Arab states in crisis In search of a miracle cure
The COVID pandemic and the war in Ukraine have had very different impacts on the Arab world. While oil-importing states are facing unprecedented food and energy price hikes, unemployment, debt and inflation, Gulf states have amassed huge profits from the sudden rise in oil prices.
In the crisis-ridden Middle East, it is becoming abundantly clear that the existing political and economic systems have reached their limits. There needs to be a fundamental revision of the authoritarian and rentier capitalist systems currently in place if social order is to be maintained and stability and prosperity preserved.
This succession of crises and challenges has engendered a variety of reactions from Arab states. The latter fall into three categories, determined less by their geographical proximity than by the political strategy pursued: flourishing states, states in crisis, and failed states. The question is not whether these countries are capable of maintaining the old Arab order – they can't. It is more a question of what new Arab order they aspire to.
Witnessing a progressive collapse in the price of oil from 2014 onwards, several Gulf states have realised that the rentier economy is no longer capable of reducing unemployment and creating real jobs. Moreover, oil revenues have proved unable to keep pace with public sector inflation.
Several Gulf states, led by Saudi Arabia, the United Arab Emirates (UAE) and Qatar, have therefore begun diversifying their economies in earnest, with the aim of freeing themselves from a one-sided dependence on oil. Far-reaching economic and fiscal reforms have been implemented, numerous subsidies reduced and investment laws updated.
Saudi Arabia has seen major social reforms recently. Women are now allowed to drive, for example, while many social restrictions on citizens have also been lifted. The UAE took this path decades ago. These states are now also adopting a new approach to financial support for other countries.
Rather than supporting the state budgets of oil-importing countries as before, aid is now conditional either upon economic reforms or the acquisition of shares in state-owned enterprises. Some states are no longer receiving support at all, owing to political differences.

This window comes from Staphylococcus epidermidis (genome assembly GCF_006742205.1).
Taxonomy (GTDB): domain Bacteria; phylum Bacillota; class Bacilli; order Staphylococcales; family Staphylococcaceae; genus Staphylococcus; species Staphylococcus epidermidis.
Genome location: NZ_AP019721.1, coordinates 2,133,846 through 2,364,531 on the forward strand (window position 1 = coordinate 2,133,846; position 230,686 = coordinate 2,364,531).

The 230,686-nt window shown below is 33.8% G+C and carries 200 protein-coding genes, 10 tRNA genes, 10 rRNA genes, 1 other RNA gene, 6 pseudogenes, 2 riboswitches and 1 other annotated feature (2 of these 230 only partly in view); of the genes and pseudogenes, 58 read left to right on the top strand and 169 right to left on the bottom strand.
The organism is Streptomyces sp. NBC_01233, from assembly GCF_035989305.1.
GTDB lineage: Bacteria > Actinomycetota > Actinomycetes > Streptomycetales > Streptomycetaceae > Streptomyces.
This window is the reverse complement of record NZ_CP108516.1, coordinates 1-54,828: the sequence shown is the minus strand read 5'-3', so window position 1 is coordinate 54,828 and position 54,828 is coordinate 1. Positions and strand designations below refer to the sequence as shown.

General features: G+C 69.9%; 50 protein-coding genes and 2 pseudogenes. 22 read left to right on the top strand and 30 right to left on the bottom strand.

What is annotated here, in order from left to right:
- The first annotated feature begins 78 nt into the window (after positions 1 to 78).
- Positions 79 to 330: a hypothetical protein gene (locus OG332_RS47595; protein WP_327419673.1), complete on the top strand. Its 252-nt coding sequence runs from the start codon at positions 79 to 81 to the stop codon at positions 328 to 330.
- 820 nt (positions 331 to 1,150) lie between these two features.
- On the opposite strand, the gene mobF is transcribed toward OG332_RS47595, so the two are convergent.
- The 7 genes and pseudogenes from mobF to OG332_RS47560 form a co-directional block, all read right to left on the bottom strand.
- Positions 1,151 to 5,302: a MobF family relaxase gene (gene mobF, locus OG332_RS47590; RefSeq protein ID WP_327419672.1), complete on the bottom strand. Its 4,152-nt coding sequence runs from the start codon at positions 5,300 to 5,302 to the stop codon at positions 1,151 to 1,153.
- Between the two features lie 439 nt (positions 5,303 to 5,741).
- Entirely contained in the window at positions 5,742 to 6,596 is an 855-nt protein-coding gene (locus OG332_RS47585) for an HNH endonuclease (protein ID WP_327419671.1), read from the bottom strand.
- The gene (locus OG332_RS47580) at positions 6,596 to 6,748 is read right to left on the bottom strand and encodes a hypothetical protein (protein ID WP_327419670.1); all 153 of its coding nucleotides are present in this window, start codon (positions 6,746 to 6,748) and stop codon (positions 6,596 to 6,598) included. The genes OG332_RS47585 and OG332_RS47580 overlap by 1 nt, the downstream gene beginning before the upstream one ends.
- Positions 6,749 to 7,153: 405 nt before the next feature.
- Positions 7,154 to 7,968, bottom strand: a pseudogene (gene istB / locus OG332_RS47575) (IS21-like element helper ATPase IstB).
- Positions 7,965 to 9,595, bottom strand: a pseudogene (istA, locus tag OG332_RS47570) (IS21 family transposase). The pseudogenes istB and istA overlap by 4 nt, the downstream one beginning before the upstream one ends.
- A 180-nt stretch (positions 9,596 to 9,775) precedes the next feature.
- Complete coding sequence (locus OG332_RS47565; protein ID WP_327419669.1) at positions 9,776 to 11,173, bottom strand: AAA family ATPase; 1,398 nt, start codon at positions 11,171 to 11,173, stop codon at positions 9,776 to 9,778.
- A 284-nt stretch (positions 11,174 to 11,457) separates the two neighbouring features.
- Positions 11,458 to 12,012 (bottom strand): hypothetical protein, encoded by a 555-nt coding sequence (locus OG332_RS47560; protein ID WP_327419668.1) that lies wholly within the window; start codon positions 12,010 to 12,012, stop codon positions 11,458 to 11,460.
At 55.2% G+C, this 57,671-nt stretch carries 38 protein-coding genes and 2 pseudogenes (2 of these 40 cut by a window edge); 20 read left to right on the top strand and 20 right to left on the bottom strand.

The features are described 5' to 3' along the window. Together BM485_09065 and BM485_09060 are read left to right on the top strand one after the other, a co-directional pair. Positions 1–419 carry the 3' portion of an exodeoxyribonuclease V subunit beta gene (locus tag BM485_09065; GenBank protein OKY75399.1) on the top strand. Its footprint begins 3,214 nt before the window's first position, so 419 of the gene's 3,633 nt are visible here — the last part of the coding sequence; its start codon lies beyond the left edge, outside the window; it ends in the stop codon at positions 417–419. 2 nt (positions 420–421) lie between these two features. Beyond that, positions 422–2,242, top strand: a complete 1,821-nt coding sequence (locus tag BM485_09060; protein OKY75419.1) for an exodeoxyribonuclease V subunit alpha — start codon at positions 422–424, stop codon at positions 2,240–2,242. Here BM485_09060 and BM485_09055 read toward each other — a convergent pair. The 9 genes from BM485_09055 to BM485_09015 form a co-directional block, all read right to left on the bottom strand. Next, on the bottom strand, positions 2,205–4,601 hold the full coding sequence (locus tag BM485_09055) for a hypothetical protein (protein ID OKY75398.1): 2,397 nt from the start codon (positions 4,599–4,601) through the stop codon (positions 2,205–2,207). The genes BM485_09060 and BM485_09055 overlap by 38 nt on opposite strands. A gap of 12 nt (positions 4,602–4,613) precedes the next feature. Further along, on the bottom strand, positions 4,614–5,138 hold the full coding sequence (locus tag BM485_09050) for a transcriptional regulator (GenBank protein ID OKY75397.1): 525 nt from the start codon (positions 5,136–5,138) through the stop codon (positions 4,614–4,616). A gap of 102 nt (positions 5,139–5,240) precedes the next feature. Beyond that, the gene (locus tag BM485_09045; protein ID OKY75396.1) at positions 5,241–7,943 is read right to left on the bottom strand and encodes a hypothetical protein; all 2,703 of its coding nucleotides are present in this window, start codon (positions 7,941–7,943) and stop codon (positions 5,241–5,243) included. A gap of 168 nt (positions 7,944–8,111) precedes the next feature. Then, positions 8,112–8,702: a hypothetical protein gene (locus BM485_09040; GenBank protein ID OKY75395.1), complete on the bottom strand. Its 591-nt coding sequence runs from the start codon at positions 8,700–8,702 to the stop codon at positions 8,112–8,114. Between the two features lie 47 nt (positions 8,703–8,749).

Even though the oil price has risen in recent months, the Gulf states have not returned to their previous policy of financial support. Much of the additional oil revenue is instead being invested in domestic projects. This change has been very positively received, especially by the younger generation.
As a result, the ruling regimes have succeeded in maintaining their grip on power without having to implement political reforms that would have given their citizens a greater role in the decision-making process and brought the issue of human rights more to the fore.
It is doubtful, however, whether this strategy can remain successful long-term if political decision-making power remains concentrated in the hands of one person or a small group and nothing is done to combat clientelism and corruption.
Reforms blocked in Jordan, Egypt and Tunisia
The second group, the states in crisis, consists mainly of countries with little oil and many workers. These include Jordan, Egypt and Tunisia, for example. Traditionally, these countries have been heavily dependent on the support of the oil states and the remittances of their citizens who work there. Known as semi-rentier states, these countries have also experienced high public sector inflation and an entrenched culture of cronyism at the expense of efficiency and productivity.
At the beginning of the last decade, massive protests erupted in these countries when international financial assistance and migrant workers' remittances became insufficient to cover the costs of the expanding public sector and create real jobs.
With much of the revenue used to cover current expenditure, education, health and transport were neglected, even though these are the very sectors that form the basis for high growth rates.
Not least because of the changes in aid payments by the oil states, these countries are now in severe economic straits, since they can no longer rely on foreign funds to maintain sustainable economic and political systems. These countries are currently experiencing dangerous increases in unemployment, debt, and food and energy prices.
These countries are aware they are at an impasse in the way they do business and possibly also with their political systems.
Nevertheless, there are strong forces of inertia opposed to transitioning to an order based on efficiency, participation, the rule of law and equality. They reject even the notion of a gradual transition, convinced that this would change the social contract on which their power is based.
The political and security elites in these countries fear for their privileges and influence. They oppose the proposals of reformers who are pushing for a transformation towards an efficiency-based economic model, for higher productivity and thus for more economic growth and real employment opportunities. Yet, at the same time, such reforms would significantly strengthen the social base of those loyal to the regime.
This theoretical discussion looks set to continue, while the economic situation in these countries continues to deteriorate. Change will only come when the political and security elites realise that the old mechanisms, which relied on the violence of the security forces and external financial resources to maintain social peace, have had their day once and for all.